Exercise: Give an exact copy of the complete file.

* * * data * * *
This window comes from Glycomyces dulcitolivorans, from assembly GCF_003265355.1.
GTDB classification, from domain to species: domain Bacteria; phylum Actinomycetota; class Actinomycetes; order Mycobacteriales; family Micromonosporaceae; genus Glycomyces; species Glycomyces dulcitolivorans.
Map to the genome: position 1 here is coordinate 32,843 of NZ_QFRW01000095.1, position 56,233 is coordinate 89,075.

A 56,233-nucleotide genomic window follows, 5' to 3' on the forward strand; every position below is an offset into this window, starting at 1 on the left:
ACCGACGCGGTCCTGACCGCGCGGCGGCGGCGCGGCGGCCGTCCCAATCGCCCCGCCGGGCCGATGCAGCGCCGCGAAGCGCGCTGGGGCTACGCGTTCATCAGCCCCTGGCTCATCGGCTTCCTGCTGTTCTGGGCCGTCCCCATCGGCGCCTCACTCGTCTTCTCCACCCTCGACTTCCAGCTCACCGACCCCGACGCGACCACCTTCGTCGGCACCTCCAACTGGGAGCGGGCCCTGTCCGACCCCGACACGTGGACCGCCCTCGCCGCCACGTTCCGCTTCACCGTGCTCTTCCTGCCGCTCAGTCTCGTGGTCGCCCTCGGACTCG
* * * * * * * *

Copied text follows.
This window comes from Glycomyces dulcitolivorans, from assembly GCF_003265355.1.
GTDB classification, from domain to species: domain Bacteria; phylum Actinomycetota; class Actinomycetes; order Mycobacteriales; family Micromonosporaceae; genus Glycomyces; species Glycomyces dulcitolivorans.
Map to the genome: position 1 here is coordinate 32,843 of NZ_QFRW01000095.1, position 56,233 is coordinate 89,075.

A 56,233-nucleotide genomic window follows, 5' to 3' on the forward strand; every position below is an offset into this window, starting at 1 on the left:
ACCGACGCGGTCCTGACCGCGCGGCGGCGGCGCGGCGGCCGTCCCAATCGCCCCGCCGGGCCGATGCAGCGCCGCGAAGCGCGCTGGGGCTACGCGTTCATCAGCCCCTGGCTCATCGGCTTCCTGCTGTTCTGGGCCGTCCCCATCGGCGCCTCACTCGTCTTCTCCACCCTCGACTTCCAGCTCACCGACCCCGACGCGACCACCTTCGTCGGCACCTCCAACTGGGAGCGGGCCCTGTCCGACCCCGACACGTGGACCGCCCTCGCCGCCACGTTCCGCTTCACCGTGCTCTTCCTGCCGCTCAGTCTCGTGGTCGCCCTCGGACTCG